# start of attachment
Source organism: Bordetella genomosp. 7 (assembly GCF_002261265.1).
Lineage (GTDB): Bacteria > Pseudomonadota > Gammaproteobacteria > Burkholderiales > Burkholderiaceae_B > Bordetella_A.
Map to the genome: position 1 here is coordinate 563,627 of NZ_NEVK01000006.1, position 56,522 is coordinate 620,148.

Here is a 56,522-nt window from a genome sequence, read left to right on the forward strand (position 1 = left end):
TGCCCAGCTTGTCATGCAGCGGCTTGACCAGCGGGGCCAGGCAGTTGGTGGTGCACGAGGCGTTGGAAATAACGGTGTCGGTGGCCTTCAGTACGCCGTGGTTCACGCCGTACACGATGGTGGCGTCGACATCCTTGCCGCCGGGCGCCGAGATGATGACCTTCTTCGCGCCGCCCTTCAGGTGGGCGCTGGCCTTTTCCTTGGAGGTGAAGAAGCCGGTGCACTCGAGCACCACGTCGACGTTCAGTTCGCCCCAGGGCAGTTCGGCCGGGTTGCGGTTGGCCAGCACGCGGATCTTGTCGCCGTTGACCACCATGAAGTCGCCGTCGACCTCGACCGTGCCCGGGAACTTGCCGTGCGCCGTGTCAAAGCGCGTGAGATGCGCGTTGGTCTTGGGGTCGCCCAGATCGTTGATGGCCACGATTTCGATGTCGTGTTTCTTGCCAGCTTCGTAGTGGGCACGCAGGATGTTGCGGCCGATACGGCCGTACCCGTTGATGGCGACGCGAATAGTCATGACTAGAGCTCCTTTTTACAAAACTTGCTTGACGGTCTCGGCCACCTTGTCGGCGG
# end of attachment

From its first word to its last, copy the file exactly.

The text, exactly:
Source organism: Bordetella genomosp. 7 (assembly GCF_002261265.1).
Lineage (GTDB): Bacteria > Pseudomonadota > Gammaproteobacteria > Burkholderiales > Burkholderiaceae_B > Bordetella_A.
Map to the genome: position 1 here is coordinate 563,627 of NZ_NEVK01000006.1, position 56,522 is coordinate 620,148.

Here is a 56,522-nt window from a genome sequence, read left to right on the forward strand (position 1 = left end):
TGCCCAGCTTGTCATGCAGCGGCTTGACCAGCGGGGCCAGGCAGTTGGTGGTGCACGAGGCGTTGGAAATAACGGTGTCGGTGGCCTTCAGTACGCCGTGGTTCACGCCGTACACGATGGTGGCGTCGACATCCTTGCCGCCGGGCGCCGAGATGATGACCTTCTTCGCGCCGCCCTTCAGGTGGGCGCTGGCCTTTTCCTTGGAGGTGAAGAAGCCGGTGCACTCGAGCACCACGTCGACGTTCAGTTCGCCCCAGGGCAGTTCGGCCGGGTTGCGGTTGGCCAGCACGCGGATCTTGTCGCCGTTGACCACCATGAAGTCGCCGTCGACCTCGACCGTGCCCGGGAACTTGCCGTGCGCCGTGTCAAAGCGCGTGAGATGCGCGTTGGTCTTGGGGTCGCCCAGATCGTTGATGGCCACGATTTCGATGTCGTGTTTCTTGCCAGCTTCGTAGTGGGCACGCAGGATGTTGCGGCCGATACGGCCGTACCCGTTGATGGCGACGCGAATAGTCATGACTAGAGCTCCTTTTTACAAAACTTGCTTGACGGTCTCGGCCACCTTGTCGGCGG